One hope as we head toward a repeat election is that a Jewish-Arab partnership will arise that could help form a different government. Ayman Odeh’s amusing speech in the Knesset before it was dissolved in late May, in which he listed the “offers” he had received from Benjamin Netanyahu in the prime minister’s bid to obtain 61 MKs to form a coalition, can teach us something about the chances for a Jewish-Arab partnership and the necessary compromises.
Odeh began with Netanyahu’s “promise” to leave the West Bank. This position aligns with his party’s platform in the previous Knesset, which says: “The Joint List is fighting for a just peace in the region based on the UN resolutions … ending the occupation of all the territories conquered in 1967, dismantling all the settlements and the racist separation wall, and establishing a sovereign independent Palestinian state in the June 4, 1967 borders, with East Jerusalem as its capital.”
Ehud Barak, Benny Gantz and Yair Lapid must realize that this is a necessary condition for Joint List’s participation in a government formed by them, or at least for supporting that government from outside the coalition. It wouldn’t be hard for Odeh to forgo the rest of the demands: He would have to adopt the land swaps that the PLO has agreed to, which don’t include Israeli Arabs and would allow a majority of the settlers to remain under Israeli sovereignty. In any case, the separation barrier would be dismantled and rebuilt on the new agreed-on border.
This first demand illustrates Israeli Arabs’ priorities; first, resolving the conflict between Israel and their people in the territories. This would let them concentrate on the fight for equal civil rights and dissolve the tension that Israeli Arabs currently face between “my people” and “my state.”
Odeh then cited a “promise” to annul the law that declares Israel the nation-state of the Jewish people. In this case, Barak, Gantz and Lapid have already expressed a willingness to go halfway. They promise to amend the nation-state law to include the value of equality for all Israeli citizens. If so, they would also have to change the wording from “the development of Jewish settlement” to “the development of settlement for all citizens.”
Bear in mind that since the state’s founding, 700 new communities have been built in Israel, not one of them for Arabs. There are now 930 communities where Arab residents are essentially not permitted, while the jurisdictions of the Arab communities have not been expanded at all. Also, the nation-state law would have to be amended, in the spirit of the first “promise” above, to say that Jerusalem, without the Arab neighborhoods in the east, is Israel’s capital, and that Arabic is an official language.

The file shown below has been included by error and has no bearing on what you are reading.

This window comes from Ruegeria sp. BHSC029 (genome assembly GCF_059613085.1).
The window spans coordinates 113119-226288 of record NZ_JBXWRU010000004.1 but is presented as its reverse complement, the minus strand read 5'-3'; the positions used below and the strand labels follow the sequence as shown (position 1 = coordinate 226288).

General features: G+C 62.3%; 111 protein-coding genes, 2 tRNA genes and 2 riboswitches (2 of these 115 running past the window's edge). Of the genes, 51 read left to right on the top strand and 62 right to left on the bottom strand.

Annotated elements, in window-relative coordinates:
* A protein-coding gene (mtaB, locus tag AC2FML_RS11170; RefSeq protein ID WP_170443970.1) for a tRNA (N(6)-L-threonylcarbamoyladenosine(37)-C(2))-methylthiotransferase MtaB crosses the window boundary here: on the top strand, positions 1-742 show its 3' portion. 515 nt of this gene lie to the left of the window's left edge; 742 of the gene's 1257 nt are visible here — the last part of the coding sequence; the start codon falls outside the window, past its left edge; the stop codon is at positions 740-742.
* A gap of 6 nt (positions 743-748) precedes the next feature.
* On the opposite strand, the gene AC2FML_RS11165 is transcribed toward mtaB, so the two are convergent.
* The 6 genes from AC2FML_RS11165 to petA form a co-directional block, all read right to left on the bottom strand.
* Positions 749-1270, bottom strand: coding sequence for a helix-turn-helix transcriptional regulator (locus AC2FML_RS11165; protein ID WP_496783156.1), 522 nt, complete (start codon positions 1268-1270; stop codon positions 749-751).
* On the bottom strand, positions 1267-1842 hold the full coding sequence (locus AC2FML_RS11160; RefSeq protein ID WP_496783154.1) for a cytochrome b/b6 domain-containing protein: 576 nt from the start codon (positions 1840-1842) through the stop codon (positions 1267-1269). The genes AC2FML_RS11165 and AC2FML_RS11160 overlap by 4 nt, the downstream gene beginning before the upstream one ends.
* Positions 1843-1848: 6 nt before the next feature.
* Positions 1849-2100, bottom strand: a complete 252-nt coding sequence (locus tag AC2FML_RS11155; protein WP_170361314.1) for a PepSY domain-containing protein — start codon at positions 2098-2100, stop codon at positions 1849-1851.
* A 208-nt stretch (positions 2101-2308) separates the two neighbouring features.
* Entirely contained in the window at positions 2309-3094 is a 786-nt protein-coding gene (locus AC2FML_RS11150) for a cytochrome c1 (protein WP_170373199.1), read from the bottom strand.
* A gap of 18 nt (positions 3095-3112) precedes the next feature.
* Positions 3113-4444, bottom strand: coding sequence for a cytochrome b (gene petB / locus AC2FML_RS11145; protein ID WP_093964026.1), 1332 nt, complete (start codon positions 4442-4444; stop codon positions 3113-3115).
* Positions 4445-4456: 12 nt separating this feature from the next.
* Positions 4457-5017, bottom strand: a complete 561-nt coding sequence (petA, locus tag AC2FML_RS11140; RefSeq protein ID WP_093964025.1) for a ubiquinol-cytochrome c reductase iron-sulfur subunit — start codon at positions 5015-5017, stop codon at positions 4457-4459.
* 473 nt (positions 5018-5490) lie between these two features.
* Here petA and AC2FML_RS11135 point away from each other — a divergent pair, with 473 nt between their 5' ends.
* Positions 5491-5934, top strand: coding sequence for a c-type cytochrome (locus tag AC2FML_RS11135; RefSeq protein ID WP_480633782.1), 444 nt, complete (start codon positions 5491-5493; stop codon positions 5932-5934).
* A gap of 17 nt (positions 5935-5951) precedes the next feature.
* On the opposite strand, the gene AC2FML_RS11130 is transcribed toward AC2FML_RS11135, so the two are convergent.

Odeh would also have to agree to a declaration stating that Israel is the nation-state of the Jewish people in which the Jews are exercising their natural right to self-determination, just as the Palestinian people will realize their right to self-determination in a future State of Palestine. With the resolution of the conflict and his demand for equality, Odeh would have to drop the demand in his party’s platform for “canceling the mandatory draft of Druze Arabs and rejecting all plans for a military draft and national service for Arab young people.”
In his speech, Odeh cited consent for national and not just civic equality, though he did not elaborate. Here, too, in the party platform, we see that the reference is to “full equality, national and civil, for Palestinian Arabs in Israel … and a demand that this group be recognized as a national minority with the right to self-management in the fields of culture, education and religion.”
In other words, his aim is not for Israel to become a binational state or power-sharing democracy, as the Higher Arab Monitoring Committee demanded a decade ago. Odeh and friends appear to recognize international law and understand that when a people dwells inside a state, it does not have the right to establish its own state if that means the breakup of the existing state. This is because the principle of respecting a state’s territorial integrity and sovereignty outweighs the right to self-determination. Therefore, for example, the Catalonians don’t have a right to break up Spain, and the Kurds don’t have a right to break up Iraq or Turkey.
Odeh concluded with Netanyahu’s “promise” to “recognize the Nakba and end the historical injustice.” Here, too, he did not elaborate, but we can assume that recognition of the Nakba mainly relates to the refugee issue. The party platform is enlightening here as well: “a just solution to the Palestinian refugee problem that ensures the right of return on the basis of the UN resolution.”
There is nothing here that would alter the Palestinian and Arab position presented in negotiations with Israel and in the Arab Peace Initiative: absorbing refugees in the State of Palestine, not in Israel, with additional compensation. Odeh probably also had in mind compensation for the “internal refugees” – Arabs who fled or were expelled but remained in Israel at the end of the War of Independence. This community was not discussed in the negotiations between Israel and the PLO.
At first glance, the challenge appears too large, but if both sides moved toward each other without a substantial concession on key principles, a government could be established with a basis unlike any other during the Israeli-Palestinian conflict. Barak made a first step when he took responsibility for the events of October 2000. A similar intention can be seen among the Arabs in the Zionist parties. It remains unclear what Gantz, Lapid, Amir Peretz and Odeh will do.
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